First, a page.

Retreat 2014

Language and Cognition Lab Spring 2016

Principal Investigator

baby Mike
Michael C. Frank (blog, twitter)
Mike did his undergraduate degree at Stanford in Symbolic Systems and his PhD work at MIT. He is broadly interested in the relationship between language and cognition, especially as it relates to children's early language development.


Emily Hembacher
Emily did her undergraduate work at UC San Diego, and her graduate work at UC Davis. She is interested in how children’s monitoring of their own uncertainty, and uncertainty in their environment, impacts their learning and decision-making. In addition to this line of work, she has recently begun to examine how parents’ understanding of cognitive development interacts with children’s learning.
Abdellah Fourtassi
Abdellah did his undergraduate work at Ecole Polytechnique and his graduate work at Ecole Normale Superieure in Paris, France. He is interested in early word learning and how it relates to the broad context of cognitive development.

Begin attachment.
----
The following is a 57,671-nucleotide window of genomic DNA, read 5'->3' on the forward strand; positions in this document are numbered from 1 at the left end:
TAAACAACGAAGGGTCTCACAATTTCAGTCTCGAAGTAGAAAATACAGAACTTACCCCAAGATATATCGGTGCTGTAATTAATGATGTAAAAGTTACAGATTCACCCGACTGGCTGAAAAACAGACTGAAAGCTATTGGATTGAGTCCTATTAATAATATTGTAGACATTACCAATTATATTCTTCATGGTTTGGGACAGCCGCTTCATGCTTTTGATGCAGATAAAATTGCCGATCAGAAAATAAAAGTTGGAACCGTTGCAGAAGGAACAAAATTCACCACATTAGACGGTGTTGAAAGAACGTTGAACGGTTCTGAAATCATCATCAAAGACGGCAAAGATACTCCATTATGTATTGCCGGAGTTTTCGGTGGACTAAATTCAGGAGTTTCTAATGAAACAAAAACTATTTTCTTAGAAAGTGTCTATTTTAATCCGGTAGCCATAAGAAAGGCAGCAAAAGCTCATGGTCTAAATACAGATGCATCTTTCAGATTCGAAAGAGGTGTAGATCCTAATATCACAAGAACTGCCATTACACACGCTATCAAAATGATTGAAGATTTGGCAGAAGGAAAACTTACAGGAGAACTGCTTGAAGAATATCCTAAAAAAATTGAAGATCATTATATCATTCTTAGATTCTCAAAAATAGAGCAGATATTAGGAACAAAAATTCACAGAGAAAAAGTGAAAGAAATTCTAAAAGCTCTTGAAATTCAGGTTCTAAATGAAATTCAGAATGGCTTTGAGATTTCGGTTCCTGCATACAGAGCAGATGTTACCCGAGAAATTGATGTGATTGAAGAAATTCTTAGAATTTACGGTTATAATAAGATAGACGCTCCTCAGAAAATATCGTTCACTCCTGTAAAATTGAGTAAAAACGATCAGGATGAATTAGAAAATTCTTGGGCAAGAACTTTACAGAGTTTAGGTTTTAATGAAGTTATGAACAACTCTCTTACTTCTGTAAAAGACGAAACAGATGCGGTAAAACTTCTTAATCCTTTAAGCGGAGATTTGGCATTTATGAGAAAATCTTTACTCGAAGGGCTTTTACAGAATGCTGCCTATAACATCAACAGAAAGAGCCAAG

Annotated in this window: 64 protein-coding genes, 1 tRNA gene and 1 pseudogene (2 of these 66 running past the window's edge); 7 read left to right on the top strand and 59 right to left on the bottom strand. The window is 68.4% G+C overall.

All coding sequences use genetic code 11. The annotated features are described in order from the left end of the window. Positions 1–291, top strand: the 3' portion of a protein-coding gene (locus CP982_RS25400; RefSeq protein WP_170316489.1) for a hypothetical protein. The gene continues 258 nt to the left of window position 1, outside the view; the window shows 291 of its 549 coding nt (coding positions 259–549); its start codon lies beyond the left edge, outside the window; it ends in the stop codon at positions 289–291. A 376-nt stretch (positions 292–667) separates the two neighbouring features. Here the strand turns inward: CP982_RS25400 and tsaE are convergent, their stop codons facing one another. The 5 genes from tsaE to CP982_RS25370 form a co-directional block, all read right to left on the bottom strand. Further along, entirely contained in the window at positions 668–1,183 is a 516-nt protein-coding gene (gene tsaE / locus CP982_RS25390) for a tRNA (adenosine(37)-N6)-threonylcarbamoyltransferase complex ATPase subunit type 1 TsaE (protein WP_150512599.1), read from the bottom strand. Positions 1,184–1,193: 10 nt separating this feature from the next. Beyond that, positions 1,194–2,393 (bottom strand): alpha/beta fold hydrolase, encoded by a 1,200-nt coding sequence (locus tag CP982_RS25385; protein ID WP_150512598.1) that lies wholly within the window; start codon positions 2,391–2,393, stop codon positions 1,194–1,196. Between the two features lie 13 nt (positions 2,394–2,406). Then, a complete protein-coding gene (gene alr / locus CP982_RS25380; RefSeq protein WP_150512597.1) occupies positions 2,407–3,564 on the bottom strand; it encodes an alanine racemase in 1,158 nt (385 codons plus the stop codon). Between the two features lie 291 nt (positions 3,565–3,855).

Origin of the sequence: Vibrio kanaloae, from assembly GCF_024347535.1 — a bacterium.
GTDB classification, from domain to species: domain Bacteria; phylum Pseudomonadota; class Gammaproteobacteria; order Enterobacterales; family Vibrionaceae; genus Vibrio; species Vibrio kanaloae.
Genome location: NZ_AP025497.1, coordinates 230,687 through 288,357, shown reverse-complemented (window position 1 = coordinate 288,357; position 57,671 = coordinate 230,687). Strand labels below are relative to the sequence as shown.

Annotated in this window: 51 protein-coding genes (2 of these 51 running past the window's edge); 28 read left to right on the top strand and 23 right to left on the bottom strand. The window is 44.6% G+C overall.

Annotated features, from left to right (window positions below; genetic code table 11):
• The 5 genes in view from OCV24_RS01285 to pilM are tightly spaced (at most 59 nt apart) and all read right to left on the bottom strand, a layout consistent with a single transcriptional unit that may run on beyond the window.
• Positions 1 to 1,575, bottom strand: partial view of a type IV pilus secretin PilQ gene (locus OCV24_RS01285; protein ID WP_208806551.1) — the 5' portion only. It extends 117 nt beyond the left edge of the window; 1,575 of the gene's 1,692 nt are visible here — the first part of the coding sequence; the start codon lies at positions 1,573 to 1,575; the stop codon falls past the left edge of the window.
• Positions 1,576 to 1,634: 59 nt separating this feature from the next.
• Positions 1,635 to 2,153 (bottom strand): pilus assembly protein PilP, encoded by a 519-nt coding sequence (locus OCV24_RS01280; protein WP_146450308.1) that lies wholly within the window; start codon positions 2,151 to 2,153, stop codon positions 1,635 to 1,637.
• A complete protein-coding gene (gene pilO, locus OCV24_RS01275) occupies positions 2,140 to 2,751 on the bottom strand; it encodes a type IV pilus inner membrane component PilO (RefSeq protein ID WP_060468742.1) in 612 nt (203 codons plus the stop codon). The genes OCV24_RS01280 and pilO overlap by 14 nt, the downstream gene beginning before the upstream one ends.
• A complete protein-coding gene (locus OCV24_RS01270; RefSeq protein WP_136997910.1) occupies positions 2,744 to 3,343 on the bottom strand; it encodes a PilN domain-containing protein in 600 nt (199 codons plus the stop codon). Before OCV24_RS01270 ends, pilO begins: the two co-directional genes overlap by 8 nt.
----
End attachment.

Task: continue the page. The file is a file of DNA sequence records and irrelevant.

Tom Hardwicke
Tom completed his PhD in Experimental Psychology at University College London, following an MRes in Brain Imaging and Cognitive Neuroscience at The University of Birmingham, and a BSc in Psychology at Cardiff University. His work in experimental psychology is largely focused on memory plasticity, particularly pertaining to the theory of memory reconsolidation. He is currently based at the Meta Research Innovation Center at Stanford (METRICS) and works on evaluating the impact of open science and reproducibility initiatives such as pre-registration and data-sharing policies.
Bria Long
Bria did her undergraduate work at Stanford, and is happy to be back on campus. She spent two years at École Normale Supérieure before doing her graduate work at Harvard University. She is broadly interested in the interface between visual perception and cognition – how do we know a cup is a “cup”, and how does a baby learn what is – and what isn’t – a cup? Currently, she’s exploring if early word learning impacts how infants represent object categories.
Manuel Bohn